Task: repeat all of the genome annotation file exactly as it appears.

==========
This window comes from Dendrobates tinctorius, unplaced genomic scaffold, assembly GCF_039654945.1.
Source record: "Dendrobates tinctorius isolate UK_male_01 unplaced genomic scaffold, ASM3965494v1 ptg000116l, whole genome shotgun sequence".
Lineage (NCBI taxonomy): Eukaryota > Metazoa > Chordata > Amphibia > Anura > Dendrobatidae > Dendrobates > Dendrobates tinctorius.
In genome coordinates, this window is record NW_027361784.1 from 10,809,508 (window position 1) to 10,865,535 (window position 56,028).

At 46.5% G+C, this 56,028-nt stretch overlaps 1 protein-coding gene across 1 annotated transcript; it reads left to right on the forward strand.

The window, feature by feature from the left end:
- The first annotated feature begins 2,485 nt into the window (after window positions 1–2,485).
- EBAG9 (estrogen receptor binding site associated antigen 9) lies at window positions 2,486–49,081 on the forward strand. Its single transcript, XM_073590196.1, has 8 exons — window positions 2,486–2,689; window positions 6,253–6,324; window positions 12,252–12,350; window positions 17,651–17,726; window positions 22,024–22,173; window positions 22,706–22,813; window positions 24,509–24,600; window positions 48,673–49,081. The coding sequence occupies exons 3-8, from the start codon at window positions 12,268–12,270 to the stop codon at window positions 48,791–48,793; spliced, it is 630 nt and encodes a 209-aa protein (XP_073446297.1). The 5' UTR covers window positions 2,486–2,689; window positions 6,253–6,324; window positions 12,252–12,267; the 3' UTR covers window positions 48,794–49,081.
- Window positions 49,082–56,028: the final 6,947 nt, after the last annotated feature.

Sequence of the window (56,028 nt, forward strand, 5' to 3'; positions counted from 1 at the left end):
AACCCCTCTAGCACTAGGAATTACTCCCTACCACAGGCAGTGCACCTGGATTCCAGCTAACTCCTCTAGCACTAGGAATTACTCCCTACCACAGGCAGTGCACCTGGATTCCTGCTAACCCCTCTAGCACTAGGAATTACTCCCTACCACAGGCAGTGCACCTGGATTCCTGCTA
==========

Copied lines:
This window comes from Dendrobates tinctorius, unplaced genomic scaffold, assembly GCF_039654945.1.
Source record: "Dendrobates tinctorius isolate UK_male_01 unplaced genomic scaffold, ASM3965494v1 ptg000116l, whole genome shotgun sequence".
Lineage (NCBI taxonomy): Eukaryota > Metazoa > Chordata > Amphibia > Anura > Dendrobatidae > Dendrobates > Dendrobates tinctorius.
In genome coordinates, this window is record NW_027361784.1 from 10,809,508 (window position 1) to 10,865,535 (window position 56,028).

At 46.5% G+C, this 56,028-nt stretch overlaps 1 protein-coding gene across 1 annotated transcript; it reads left to right on the forward strand.

The window, feature by feature from the left end:
- The first annotated feature begins 2,485 nt into the window (after window positions 1–2,485).
- EBAG9 (estrogen receptor binding site associated antigen 9) lies at window positions 2,486–49,081 on the forward strand. Its single transcript, XM_073590196.1, has 8 exons — window positions 2,486–2,689; window positions 6,253–6,324; window positions 12,252–12,350; window positions 17,651–17,726; window positions 22,024–22,173; window positions 22,706–22,813; window positions 24,509–24,600; window positions 48,673–49,081. The coding sequence occupies exons 3-8, from the start codon at window positions 12,268–12,270 to the stop codon at window positions 48,791–48,793; spliced, it is 630 nt and encodes a 209-aa protein (XP_073446297.1). The 5' UTR covers window positions 2,486–2,689; window positions 6,253–6,324; window positions 12,252–12,267; the 3' UTR covers window positions 48,794–49,081.
- Window positions 49,082–56,028: the final 6,947 nt, after the last annotated feature.

Sequence of the window (56,028 nt, forward strand, 5' to 3'; positions counted from 1 at the left end):
AACCCCTCTAGCACTAGGAATTACTCCCTACCACAGGCAGTGCACCTGGATTCCAGCTAACTCCTCTAGCACTAGGAATTACTCCCTACCACAGGCAGTGCACCTGGATTCCTGCTAACCCCTCTAGCACTAGGAATTACTCCCTACCACAGGCAGTGCACCTGGATTCCTGCTA